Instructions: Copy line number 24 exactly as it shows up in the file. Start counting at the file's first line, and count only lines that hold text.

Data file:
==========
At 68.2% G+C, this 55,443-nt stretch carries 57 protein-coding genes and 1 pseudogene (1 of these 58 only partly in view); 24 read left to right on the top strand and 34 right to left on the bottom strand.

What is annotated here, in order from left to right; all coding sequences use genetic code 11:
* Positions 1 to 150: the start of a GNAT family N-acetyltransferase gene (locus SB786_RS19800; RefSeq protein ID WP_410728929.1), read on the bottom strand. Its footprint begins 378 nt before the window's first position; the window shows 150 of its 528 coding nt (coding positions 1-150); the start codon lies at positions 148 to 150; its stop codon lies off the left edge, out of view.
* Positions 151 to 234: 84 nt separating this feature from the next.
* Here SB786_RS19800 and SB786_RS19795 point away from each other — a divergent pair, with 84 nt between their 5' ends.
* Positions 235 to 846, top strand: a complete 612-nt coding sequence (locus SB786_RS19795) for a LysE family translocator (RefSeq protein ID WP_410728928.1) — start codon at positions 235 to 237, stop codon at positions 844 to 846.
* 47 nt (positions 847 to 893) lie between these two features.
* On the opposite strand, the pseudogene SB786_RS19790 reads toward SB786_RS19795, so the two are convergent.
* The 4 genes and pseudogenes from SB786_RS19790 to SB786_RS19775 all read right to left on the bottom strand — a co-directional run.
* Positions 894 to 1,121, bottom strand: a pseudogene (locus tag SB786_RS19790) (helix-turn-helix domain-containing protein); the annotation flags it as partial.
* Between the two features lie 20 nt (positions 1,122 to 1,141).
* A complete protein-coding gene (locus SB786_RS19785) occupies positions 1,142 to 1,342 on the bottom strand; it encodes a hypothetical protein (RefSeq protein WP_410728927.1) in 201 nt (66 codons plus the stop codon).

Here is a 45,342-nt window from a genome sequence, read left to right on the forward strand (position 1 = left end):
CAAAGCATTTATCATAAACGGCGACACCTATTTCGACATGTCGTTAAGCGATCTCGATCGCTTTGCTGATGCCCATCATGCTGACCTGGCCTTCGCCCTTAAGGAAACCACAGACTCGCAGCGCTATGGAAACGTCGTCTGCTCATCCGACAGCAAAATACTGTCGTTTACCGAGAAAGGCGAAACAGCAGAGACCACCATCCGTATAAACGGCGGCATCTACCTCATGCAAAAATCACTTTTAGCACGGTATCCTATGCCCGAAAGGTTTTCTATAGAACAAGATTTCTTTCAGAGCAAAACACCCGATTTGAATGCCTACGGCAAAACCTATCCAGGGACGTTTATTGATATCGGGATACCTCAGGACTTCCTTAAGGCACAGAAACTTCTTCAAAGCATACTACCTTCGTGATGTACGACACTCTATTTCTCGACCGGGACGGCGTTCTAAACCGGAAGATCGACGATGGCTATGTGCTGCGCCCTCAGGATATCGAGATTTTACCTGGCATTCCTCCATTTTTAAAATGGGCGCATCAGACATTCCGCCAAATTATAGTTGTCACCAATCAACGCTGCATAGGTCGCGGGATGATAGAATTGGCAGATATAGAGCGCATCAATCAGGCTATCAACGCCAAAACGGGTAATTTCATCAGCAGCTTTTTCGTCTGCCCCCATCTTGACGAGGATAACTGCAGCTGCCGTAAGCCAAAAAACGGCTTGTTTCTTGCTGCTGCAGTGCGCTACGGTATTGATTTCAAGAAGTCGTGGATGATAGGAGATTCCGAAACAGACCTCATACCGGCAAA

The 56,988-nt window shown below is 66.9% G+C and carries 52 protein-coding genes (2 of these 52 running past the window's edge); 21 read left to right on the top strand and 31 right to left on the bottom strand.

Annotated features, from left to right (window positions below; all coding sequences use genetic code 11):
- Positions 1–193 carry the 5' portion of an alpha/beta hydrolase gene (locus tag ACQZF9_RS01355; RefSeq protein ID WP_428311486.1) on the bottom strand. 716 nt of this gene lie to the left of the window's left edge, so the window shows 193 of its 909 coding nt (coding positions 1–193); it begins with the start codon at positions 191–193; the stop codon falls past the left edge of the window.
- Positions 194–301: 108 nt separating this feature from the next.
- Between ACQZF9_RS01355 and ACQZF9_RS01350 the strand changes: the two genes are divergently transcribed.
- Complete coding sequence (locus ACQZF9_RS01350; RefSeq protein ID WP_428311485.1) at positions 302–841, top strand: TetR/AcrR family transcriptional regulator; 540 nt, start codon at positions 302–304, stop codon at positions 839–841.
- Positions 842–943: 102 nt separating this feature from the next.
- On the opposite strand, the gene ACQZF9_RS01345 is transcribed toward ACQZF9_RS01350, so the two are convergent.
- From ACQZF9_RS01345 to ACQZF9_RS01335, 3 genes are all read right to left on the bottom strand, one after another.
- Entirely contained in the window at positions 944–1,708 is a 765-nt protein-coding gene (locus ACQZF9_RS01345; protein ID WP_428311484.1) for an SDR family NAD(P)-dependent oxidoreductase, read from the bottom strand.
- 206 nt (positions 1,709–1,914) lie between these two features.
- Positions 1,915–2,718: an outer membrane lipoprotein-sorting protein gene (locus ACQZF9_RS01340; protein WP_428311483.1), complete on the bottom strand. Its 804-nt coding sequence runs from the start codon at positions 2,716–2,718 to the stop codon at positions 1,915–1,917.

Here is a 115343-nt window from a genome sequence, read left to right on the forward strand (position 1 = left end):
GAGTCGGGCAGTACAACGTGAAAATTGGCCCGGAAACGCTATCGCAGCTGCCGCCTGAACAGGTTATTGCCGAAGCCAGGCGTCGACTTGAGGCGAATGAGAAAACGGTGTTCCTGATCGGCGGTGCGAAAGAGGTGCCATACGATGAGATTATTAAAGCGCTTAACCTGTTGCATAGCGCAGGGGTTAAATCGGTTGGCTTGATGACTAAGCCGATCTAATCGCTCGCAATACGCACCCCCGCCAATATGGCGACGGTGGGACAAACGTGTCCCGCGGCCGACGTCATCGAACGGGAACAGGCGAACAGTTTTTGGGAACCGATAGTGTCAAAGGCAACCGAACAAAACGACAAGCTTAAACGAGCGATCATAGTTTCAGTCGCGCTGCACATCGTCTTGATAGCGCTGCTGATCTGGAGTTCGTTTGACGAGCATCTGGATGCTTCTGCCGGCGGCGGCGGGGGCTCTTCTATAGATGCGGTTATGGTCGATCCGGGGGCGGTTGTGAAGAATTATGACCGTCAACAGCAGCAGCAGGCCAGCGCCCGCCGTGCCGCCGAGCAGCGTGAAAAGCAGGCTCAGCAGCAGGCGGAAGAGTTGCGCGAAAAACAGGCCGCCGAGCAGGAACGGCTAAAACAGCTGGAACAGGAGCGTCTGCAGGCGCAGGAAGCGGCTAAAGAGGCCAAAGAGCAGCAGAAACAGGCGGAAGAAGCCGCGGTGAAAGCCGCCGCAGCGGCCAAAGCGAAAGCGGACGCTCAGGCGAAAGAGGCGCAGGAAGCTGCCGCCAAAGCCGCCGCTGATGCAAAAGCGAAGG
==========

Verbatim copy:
- Entirely contained in the window at positions 944–1,708 is a 765-nt protein-coding gene (locus ACQZF9_RS01345; protein ID WP_428311484.1) for an SDR family NAD(P)-dependent oxidoreductase, read from the bottom strand.